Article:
January 12, 2020 at 6:46 pm #1192741982 willieParticipantPaid - Annual
under current ownership, no the cardinals aren’t going to be elite. an elite team is one that expects and tries to win it all every year. the cards ownership generally just hopes they win.January 12, 2020 at 8:01 pm #119276gscottarParticipantPaid - Annual
We all salivate over Carlson, Gorman, Liberatore, Herrera, and Thompson and dream of a potential run of championships but things can change so quickly.
It seems like yesterday we had a young core bursting onto the scene led by CMart, Wong, Wacha, Miller, Rosenthal, and Taveras with the promise of a possible dynasty. It didn’t happen as some of those players just didn’t pan out the way we thought they would.January 12, 2020 at 8:19 pm #119280
When you consider that Wacha, Miller, CMart and Rosenthal were all affected by injury and Taveras was killed in an accident, that can really skew the results. Also, Miller was traded for 1 year of return on investment.January 12, 2020 at 8:25 pm #119281gscottarParticipantPaid - Annual
I understand what happened forsch. My point is that just when you think you are set up for a great run things can change quickly. Promising prospects can disappoint so it is wise to have a good balance of prospects and proven veterans. Sometimes you even have to look outside the organization. Shudder the thought…January 12, 2020 at 8:32 pm #119284stlcard25ParticipantPaid - Annual
It’s crazy that with essentially 5 guys who were all top 100 pitching prospects (Miller, Cmart, Wacha, Reyes and Rosie) and several of them potential aces, only Carlos ever got close to his potential as a starter for more than one year.January 12, 2020 at 9:11 pm #119290
Bob, I understand what you are saying. A pitching rotation of Flaherty, Hudson, CMart and Mikolas has the start of an elite rotation. But there are 29 players listed and 9 of them are starting pitchers. That is a good basis to make a trade package. It also lists a bunch of relievers. Relievers turn over quickly and there are usually spots filled from outside. Again, another basis to use in trade. There is also depth to cover injuries.
When looking at the player side to make an improvement, you can pinpoint only a few positions to upgrade. Catcher and 1B will be set unless Yadi retires. DeJong will be at SS unless they make a move for an elite SS and either trade DeJong or move him to 3B. I don’t see why you trade for someone at 2B considering that is not a position that any team has elite talent. Albies and Altuve are the closest ones to be considered “team carrying” elite. That is basically leaving OF and 3B. If you are going with long term upgrade at 3B, Gorman will probably be used as a trade chip. Out of the 5 OFs listed, there is a good chance to field a very good, above average OF. Overall, I see the opportunity to have at least 4 positions filled with 3.5 WAR or above players.January 12, 2020 at 9:20 pm #119292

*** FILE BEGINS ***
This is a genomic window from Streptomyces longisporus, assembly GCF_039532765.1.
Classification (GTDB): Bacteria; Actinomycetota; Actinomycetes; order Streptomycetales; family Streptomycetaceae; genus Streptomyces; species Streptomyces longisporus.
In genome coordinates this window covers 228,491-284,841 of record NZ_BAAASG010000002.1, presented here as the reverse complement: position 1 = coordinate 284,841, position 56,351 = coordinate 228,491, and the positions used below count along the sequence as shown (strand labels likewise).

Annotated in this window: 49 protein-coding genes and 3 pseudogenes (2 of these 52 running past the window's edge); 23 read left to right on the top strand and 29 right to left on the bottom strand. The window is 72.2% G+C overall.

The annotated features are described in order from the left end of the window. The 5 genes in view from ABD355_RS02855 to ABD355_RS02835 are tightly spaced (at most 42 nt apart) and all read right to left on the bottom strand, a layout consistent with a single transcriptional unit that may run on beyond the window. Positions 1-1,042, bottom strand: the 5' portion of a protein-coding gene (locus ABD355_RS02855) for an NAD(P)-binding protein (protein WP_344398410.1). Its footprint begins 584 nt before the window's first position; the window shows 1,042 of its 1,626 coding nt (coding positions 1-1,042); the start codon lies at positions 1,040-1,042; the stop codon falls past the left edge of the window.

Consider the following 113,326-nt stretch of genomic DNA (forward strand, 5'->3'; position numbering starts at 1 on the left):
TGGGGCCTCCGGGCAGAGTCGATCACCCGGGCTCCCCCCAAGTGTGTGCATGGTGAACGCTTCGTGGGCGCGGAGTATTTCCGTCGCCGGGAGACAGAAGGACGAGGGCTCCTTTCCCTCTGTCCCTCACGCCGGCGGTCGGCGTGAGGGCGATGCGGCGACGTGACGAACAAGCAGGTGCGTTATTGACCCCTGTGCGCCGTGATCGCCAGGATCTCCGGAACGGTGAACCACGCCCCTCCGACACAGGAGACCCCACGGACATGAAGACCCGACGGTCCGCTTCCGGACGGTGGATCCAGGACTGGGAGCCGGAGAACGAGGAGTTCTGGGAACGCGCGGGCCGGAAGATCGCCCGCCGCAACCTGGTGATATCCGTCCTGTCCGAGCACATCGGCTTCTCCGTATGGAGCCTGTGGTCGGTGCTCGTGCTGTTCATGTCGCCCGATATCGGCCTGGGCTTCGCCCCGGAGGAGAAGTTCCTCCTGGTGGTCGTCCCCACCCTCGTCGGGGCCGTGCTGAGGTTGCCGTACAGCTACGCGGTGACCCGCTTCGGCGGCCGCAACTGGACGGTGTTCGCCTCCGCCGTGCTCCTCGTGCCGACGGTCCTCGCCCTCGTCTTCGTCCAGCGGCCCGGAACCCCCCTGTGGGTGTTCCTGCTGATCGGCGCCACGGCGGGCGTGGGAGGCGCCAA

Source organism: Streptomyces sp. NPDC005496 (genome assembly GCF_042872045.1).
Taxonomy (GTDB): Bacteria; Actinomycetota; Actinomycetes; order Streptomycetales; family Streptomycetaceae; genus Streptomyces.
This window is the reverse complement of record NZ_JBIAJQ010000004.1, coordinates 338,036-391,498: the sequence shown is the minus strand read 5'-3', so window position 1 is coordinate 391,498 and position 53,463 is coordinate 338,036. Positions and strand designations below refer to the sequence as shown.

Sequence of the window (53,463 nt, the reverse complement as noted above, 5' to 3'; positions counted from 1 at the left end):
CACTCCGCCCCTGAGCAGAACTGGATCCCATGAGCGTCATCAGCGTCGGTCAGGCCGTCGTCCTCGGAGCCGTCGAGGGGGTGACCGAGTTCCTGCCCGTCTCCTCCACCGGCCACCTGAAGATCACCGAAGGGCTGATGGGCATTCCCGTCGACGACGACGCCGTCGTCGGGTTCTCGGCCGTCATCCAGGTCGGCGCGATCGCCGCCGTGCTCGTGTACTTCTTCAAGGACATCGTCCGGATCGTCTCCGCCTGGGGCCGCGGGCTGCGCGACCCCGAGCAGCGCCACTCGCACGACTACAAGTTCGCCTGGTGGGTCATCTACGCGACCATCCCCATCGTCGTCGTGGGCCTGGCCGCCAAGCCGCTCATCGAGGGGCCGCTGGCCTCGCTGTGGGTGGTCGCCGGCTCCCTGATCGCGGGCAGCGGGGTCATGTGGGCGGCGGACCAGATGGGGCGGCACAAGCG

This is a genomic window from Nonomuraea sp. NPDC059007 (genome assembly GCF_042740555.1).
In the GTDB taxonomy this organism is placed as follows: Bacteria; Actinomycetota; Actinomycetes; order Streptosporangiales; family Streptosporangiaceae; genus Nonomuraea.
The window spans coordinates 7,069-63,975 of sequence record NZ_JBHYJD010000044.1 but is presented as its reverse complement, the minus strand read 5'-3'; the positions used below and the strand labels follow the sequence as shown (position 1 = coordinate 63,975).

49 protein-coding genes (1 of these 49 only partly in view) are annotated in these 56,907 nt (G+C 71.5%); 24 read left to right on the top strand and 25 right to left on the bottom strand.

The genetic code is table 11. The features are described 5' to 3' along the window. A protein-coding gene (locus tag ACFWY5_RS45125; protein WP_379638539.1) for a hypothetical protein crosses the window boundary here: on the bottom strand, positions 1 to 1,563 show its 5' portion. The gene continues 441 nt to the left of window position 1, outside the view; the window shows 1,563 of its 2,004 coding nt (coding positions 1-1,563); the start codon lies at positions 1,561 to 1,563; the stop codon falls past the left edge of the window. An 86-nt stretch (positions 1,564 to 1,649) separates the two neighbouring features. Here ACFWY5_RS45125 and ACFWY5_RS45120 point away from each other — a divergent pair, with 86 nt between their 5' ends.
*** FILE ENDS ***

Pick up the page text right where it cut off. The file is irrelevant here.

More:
stlcard25, tinstaappJanuary 12, 2020 at 9:21 pm #119293kscardfanParticipantFree
Add Arenado, bring back Ozuna and you are there.January 12, 2020 at 11:30 pm #119305Brian WaltonKeymasterPaid - Annual
It’s crazy that with essentially 5 guys who were all top 100 pitching prospects (Miller, Cmart, Wacha, Reyes and Rosie) and several of them potential aces, only Carlos ever got close to his potential as a starter for more than one year.
Kaminsky makes six.
But then there are Marco Gonzales, Weaver, Alcantara, Hudson and Flaherty to potentially help balance it out.
The organization has had a lot of top 100 pitching talent in the last decade…January 13, 2020 at 12:41 am #119307Bob ReedParticipantFree
“But then there are Marco Gonzales, Weaver, Alcantara, Hudson and Flaherty to potentially help balance it out. The organization has had a lot of top 100 pitching talent in the last decade…”
Well said, Brian. And Lance Lynn and Zac Gallen and Jordan Hicks as well. Although of course none of them ever even made the back end of anyone’s top 100 list. And by the by, Dakota Hudson never made the top 100 at MLB Pipeline or Baseball Prospectus. Or Keith Law or Fangraphs, I’m sure, since they both pegged him as a reliever.
As Brian implied, during the Mozeliak decade-plus, the Redbird pitching prospect outcomes overall have probably matched if not exceeded the industry-wide expectations. Here’s a dirty little secret about prospect lists: if all prospects were evaluated exactly right, there’d be guys ranked in the top 100 who only wind up with a handful of career WAR. Like 5 or 6 WAR for their entire careers.
Here’s a rough guideline for how their careers would actually shake out, if all minor leaguers were placed on a top 100 list with flawless foresight.
Top 8-10 prospects, 60+ WAR and the Hall Of Fame.
Next 10-12 prospects, 30+ WAR, Hall Of Very Good.
Next 12-15 prospects, 20-30 WAR. Cool rule of thumb is the “20/30 Law.” A prospect ranked 20th should accrue ~30 career WAR, and one ranked 30th should accumulate 20 career WAR, give or take.
Next 15-20 prospects, 12-18 WAR.
Next 20-30 prospects, 8-12 WAR.
Rest of the top 100, about 4-6 WAR.
We hear “top 100 prospect!” and we think a guy will be at least an above average regular, or mid-rotation starter, or longtime closer. But that’s more like top 50 and up. If not top 40.
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